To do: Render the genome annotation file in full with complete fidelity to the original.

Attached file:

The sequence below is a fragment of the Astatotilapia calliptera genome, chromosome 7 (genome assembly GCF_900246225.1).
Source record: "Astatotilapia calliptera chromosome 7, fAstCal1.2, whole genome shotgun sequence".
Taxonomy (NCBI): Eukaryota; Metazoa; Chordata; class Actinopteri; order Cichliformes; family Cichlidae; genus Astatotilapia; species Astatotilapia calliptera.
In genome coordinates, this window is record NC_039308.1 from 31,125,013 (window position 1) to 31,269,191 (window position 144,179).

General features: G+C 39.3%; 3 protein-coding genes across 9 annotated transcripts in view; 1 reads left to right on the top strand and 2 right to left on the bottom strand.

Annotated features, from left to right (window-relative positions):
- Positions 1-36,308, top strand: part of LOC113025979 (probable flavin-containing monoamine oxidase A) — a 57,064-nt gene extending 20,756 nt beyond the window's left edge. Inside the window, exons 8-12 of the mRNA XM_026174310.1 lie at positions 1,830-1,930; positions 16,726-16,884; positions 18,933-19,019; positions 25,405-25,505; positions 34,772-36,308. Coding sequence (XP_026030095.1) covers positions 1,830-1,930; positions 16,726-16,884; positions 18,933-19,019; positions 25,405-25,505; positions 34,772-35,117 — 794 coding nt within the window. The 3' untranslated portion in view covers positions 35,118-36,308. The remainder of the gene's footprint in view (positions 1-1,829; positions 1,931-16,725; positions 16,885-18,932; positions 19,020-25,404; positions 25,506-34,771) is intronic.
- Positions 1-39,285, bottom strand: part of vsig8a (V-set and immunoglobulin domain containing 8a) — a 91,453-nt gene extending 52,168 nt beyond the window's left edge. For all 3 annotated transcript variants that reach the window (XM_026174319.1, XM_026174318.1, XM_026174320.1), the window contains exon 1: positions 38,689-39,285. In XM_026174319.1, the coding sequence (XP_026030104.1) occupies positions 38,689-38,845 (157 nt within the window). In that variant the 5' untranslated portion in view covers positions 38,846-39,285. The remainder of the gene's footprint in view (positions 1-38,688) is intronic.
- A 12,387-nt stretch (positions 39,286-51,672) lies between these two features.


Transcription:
The sequence below is a fragment of the Astatotilapia calliptera genome, chromosome 7 (genome assembly GCF_900246225.1).
Source record: "Astatotilapia calliptera chromosome 7, fAstCal1.2, whole genome shotgun sequence".
Taxonomy (NCBI): Eukaryota; Metazoa; Chordata; class Actinopteri; order Cichliformes; family Cichlidae; genus Astatotilapia; species Astatotilapia calliptera.
In genome coordinates, this window is record NC_039308.1 from 31,125,013 (window position 1) to 31,269,191 (window position 144,179).

General features: G+C 39.3%; 3 protein-coding genes across 9 annotated transcripts in view; 1 reads left to right on the top strand and 2 right to left on the bottom strand.

Annotated features, from left to right (window-relative positions):
- Positions 1-36,308, top strand: part of LOC113025979 (probable flavin-containing monoamine oxidase A) — a 57,064-nt gene extending 20,756 nt beyond the window's left edge. Inside the window, exons 8-12 of the mRNA XM_026174310.1 lie at positions 1,830-1,930; positions 16,726-16,884; positions 18,933-19,019; positions 25,405-25,505; positions 34,772-36,308. Coding sequence (XP_026030095.1) covers positions 1,830-1,930; positions 16,726-16,884; positions 18,933-19,019; positions 25,405-25,505; positions 34,772-35,117 — 794 coding nt within the window. The 3' untranslated portion in view covers positions 35,118-36,308. The remainder of the gene's footprint in view (positions 1-1,829; positions 1,931-16,725; positions 16,885-18,932; positions 19,020-25,404; positions 25,506-34,771) is intronic.
- Positions 1-39,285, bottom strand: part of vsig8a (V-set and immunoglobulin domain containing 8a) — a 91,453-nt gene extending 52,168 nt beyond the window's left edge. For all 3 annotated transcript variants that reach the window (XM_026174319.1, XM_026174318.1, XM_026174320.1), the window contains exon 1: positions 38,689-39,285. In XM_026174319.1, the coding sequence (XP_026030104.1) occupies positions 38,689-38,845 (157 nt within the window). In that variant the 5' untranslated portion in view covers positions 38,846-39,285. The remainder of the gene's footprint in view (positions 1-38,688) is intronic.
- A 12,387-nt stretch (positions 39,286-51,672) lies between these two features.